While David wanted to graduate but was convinced he could/would not, Chris always had confidence that he would graduate on time.  Sometimes this confidence was misplaced — like the months he stopped coming to school except once or twice a week for one class period — but he worked hard after school and made up enough of his assignments to pass all of his classes except one (which he took in summer school).  It was hard, but he kept it together (mostly) through his girlfriend’s miscarriage and second pregnancy, his mother losing her job, and having to work full time to support the family himself. Two days before graduation he found out that he could walk.  He ran into my classroom with a huge grin and gave me the biggest bear hug in front of my students.  And of course I cried.

Johnny pretty much raised himself and kind of screwed up his first two years of high school, but not enough that if he did really work at it his junior and senior year he could graduate on time.  And he did really work at it his junior year and part of his senior year.  He was able to walk, even though he was a credit short and would need summer school — but we didn’t know he could until the day before graduation.  He had to wear a former graduate’s robe but it was worth it.  I got a great photo with his girlfriend (who also graduated that day) and eight month old son.

Aiden, a tall scrawny 19 year old, has always had high anxiety when it comes to school–oh so smart and a vocabulary that is in start contrast with his wardrobe and attitude.  I’m pretty sure he started a side-line business right after he turned 18 and school became a strictly social obligation that lasted about 5 minutes a few times a week.  Finally he stopped coming altogether and officially withdrew himself.  He regretted it within a few weeks, but never followed through on re-enrollment.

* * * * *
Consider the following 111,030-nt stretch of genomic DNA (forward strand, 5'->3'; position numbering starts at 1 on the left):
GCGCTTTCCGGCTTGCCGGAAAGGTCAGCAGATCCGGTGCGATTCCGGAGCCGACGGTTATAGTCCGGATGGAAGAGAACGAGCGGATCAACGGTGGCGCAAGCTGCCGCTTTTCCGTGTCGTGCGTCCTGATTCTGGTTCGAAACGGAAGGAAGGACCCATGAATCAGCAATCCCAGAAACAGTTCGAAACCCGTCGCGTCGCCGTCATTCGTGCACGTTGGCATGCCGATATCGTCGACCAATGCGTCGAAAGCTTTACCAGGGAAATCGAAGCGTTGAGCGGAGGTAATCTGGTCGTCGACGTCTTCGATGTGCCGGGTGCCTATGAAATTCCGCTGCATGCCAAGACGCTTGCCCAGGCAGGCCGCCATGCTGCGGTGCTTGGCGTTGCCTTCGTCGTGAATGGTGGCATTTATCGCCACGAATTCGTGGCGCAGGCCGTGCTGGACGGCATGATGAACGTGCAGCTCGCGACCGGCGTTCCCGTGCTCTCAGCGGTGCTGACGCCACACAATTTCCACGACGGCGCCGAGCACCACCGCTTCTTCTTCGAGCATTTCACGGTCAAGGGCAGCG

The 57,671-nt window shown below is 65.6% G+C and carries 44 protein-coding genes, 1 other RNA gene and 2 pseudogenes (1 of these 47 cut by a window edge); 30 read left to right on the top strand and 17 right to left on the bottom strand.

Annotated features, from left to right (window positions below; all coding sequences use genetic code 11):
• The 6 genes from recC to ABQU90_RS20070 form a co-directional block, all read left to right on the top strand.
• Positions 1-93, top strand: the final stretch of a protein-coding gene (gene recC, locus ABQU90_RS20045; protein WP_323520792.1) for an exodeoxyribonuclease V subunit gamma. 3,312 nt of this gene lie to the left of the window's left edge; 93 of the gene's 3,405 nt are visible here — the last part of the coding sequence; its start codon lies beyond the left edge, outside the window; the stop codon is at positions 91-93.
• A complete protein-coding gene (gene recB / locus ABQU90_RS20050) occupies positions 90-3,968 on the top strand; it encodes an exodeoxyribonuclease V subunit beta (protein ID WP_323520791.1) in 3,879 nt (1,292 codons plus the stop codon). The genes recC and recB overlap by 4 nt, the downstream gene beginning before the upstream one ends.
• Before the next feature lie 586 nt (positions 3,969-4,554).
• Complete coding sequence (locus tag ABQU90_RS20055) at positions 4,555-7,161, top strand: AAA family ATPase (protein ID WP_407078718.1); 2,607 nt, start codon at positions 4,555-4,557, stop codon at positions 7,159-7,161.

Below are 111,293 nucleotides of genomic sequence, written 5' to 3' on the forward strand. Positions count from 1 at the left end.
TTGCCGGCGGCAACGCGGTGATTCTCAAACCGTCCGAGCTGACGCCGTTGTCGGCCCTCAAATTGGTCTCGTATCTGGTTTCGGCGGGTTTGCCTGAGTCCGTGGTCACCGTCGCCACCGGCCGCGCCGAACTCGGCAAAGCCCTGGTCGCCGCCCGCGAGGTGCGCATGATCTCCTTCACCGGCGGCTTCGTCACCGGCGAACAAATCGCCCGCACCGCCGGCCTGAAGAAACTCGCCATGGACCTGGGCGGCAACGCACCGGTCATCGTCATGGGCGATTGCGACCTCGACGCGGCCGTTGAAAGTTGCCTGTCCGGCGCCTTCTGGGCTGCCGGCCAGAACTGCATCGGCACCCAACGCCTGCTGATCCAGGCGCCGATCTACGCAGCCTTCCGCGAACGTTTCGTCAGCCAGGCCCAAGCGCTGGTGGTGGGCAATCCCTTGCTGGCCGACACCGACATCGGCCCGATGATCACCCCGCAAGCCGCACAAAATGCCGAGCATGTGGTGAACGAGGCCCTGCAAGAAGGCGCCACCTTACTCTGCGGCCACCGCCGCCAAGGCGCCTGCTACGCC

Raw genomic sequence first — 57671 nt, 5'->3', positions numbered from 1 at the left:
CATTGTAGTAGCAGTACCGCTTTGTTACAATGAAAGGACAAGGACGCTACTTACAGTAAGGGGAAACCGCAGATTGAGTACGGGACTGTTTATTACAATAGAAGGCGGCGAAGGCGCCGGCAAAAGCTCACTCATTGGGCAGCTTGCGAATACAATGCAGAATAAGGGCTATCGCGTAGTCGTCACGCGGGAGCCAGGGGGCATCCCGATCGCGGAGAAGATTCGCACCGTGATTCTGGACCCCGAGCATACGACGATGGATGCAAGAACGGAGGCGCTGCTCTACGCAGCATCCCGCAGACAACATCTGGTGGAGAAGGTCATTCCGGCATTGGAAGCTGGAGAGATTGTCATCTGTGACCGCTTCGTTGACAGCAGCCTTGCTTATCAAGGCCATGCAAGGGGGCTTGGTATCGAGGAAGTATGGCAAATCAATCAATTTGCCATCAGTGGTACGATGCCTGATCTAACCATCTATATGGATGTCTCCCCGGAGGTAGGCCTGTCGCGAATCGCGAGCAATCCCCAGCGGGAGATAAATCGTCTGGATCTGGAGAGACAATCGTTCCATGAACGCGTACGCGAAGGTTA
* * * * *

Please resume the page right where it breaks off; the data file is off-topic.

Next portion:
I haven’t put the graduation pictures up on the bulletin board yet, but as I finish talking with my friend about these seniors – those who graduated and those who didn’t – I was suddenly reminded of conversations I had with my grandfather as we flipped through the pages of his old albums and yearbooks.  He’d say, “Oh yes, there’s Betty Sue she married Dennis and lives in Nebraska.” Or, “there’s Ted, he died last year…. Jenny past away…” etc. It was very succinct, though not heartless–he wasn’t ashamed to let me see him cry over those who died, especially those who succumbed to cancer.  I was speaking of my students in a similar way.  Not that not graduating is the same as dying… or is it, in this job market?

Before graduation, after I found out that David wasn’t going to make it, but before I found out Chris was going to make it, I had a minor meltdown on the phone with my Dad.  I was crushed at the thought of my boys lost in a world that they weren’t equipped for (even with a diploma, they really aren’t equipped, but that’s for another, later post).  I worried that without this diploma they wouldn’t be able to get a decent job so they could support themselves.  But my Dad, in his infinite fatherly wisdom, pointed out that there were several guys he knew from work that had dropped out of school for one reason or another.  They’d wallowed for a few years and then realized they were being dumb and went back and got their G.E.D. Some guys, he said, need a few years go pull their heads out of their butts (one of his favorite phrases). Of course, I worried that my students with learning disabilities and personality disorders would not be able to advocate for themselves in this way, especially after a few years of wallowing.  Dad reminded me that when you want something bad enough, you’ll make it happen.  Then he also told me that I can’t save everyone.

I know Dad’s right about the needing time to mature.  I wish he wasn’t right about everyone not being saved.